Tuesday, January 15, 2013

Why is a Triangle a Triangle?


For a long time, young children learned shapes by sight, without regard to attributes (characteristics).  An octagon looked like a stop sign, by golly, and any 8-sided figure that didn't look like a stop sign must not be an octagon.  Standards today, whether they are common core or our Texas TEKS, emphasize defining shapes based on attributes. ANY 8-sided polygon is an octagon.  An octagon is defined as such because it is a polygon with 8 sides.  Period.

Let's look at some of the common core standards:
K.G.2--Correctly name shapes regardless of their orientations or overall size.
K.G.4--Analyze and compare two- and three-dimensional shapes, in different sizes and orientations, using informal language to describe their similarities, differences, parts (e.g., number of sides and vertices/"corners") and other attributes (e.g., having sides of equal length). 
1.G.1--Distinguish between defining attributes (e.g., triangles are closed and three-sided) versus non-defining attributes (e.g., color, orientation, overall size); build and draw shapes to possess defining attributes.
2.G.1--Recognize and draw shapes having specified attributes, such as a given number of angles or a given number of equal faces.  Identify triangles, quadrilaterals, pentagons, hexagons, and cubes.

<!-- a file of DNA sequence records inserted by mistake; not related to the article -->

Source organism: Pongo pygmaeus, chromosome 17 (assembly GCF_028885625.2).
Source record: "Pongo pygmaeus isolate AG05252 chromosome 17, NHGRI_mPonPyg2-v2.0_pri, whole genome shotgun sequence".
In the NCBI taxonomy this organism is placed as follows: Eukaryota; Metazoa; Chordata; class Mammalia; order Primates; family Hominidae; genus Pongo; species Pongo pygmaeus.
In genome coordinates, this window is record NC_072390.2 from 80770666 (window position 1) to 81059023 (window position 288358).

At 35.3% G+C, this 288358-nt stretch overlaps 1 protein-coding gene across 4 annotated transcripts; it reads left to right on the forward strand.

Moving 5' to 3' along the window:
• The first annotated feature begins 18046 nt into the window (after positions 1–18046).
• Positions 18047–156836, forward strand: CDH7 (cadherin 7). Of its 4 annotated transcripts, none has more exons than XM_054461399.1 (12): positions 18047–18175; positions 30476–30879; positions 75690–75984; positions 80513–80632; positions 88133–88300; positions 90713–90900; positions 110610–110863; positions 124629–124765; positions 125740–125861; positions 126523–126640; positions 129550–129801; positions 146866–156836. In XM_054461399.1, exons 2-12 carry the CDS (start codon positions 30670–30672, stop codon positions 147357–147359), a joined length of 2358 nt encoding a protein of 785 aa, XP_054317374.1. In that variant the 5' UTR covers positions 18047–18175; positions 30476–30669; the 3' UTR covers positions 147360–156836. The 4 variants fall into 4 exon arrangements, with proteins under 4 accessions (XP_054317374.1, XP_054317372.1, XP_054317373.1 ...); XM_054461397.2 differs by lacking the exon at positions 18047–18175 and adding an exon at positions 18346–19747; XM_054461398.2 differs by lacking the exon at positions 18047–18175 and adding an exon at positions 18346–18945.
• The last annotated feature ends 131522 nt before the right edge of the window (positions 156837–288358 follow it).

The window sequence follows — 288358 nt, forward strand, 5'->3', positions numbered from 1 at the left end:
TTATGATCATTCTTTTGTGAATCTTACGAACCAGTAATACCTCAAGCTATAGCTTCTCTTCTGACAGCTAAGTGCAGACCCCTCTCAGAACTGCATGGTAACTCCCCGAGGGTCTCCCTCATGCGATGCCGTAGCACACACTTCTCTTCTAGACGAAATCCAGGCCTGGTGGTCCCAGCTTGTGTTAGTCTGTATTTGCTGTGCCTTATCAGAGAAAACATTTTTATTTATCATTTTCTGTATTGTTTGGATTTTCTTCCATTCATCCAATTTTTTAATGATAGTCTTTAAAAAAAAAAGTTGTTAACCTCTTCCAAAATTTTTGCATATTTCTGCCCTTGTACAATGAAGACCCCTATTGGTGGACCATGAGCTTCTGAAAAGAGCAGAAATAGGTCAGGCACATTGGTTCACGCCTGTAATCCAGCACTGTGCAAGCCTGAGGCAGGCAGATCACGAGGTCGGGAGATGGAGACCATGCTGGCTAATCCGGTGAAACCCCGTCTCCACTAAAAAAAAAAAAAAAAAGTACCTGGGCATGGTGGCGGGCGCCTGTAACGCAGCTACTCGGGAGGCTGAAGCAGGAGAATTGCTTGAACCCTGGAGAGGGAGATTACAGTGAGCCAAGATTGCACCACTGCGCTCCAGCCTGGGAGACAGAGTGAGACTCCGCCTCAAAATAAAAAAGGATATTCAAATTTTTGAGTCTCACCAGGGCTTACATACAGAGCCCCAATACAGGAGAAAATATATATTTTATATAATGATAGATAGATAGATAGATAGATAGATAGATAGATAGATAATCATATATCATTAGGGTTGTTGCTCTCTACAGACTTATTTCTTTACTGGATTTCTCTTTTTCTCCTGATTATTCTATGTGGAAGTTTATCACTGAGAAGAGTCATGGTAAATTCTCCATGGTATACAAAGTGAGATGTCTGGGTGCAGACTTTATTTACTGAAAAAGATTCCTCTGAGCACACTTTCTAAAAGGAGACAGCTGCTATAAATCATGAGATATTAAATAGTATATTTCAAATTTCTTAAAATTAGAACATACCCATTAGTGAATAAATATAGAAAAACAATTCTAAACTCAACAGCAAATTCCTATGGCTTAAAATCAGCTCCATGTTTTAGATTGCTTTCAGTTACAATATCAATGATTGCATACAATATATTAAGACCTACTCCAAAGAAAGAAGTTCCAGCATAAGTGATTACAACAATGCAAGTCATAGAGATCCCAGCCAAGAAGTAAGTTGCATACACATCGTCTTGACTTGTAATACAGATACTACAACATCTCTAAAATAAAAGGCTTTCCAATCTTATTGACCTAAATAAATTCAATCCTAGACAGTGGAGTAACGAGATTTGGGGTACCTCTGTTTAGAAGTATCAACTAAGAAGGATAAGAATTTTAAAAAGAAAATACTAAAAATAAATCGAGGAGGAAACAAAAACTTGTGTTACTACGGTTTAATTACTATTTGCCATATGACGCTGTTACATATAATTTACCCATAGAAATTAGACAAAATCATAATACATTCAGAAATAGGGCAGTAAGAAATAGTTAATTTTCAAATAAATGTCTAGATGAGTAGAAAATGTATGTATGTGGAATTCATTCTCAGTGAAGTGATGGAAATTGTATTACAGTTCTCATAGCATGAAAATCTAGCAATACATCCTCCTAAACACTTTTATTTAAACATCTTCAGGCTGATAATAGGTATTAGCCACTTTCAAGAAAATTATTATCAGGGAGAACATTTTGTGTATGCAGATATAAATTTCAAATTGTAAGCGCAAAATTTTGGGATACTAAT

What are some things you notice?  First, I notice orientation and size.  Be sure kiddos see lots of examples of each of the shapes.  The shapes below are all triangles, although the look quite different.  Geoboards are a GREAT tool for exploring different shapes.

I also notice that both 1st and 2nd grade mention drawing shapes.  How much practice do your kiddos get with that?  Think what a rich exercise it would be to have all your students draw "a five sided closed figure".  Imagine all the different looking shapes you'd get!

Here's a little assessment I made for my 2nd grade teachers.  Click here to grab it. For more information on helping kiddos identify geometric attributes, check out this blog post.




6 comments:

  1. I cannot agree more! My children are fascinated by seeing an eight or nine or even ten sided figure they cannot recognize. Love this!

    Christen

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    1. Love the curiosity of kids! Thanks for sharing, Christen. :)

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  2. Why this post can't be any more PERFECT!!!!!!! You are A.W.E.S.O.M.E.!!!!
    Amy

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  3. Thank you, Donna! I always love your explanations and I'll definitely be using this assessment with my second graders. Thanks so much for sharing it!
    Linda
    AroundtheKampfire

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    Replies
    1. Thanks, Linda. I really appreciate your comment! :)

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Comments make me smile! :)

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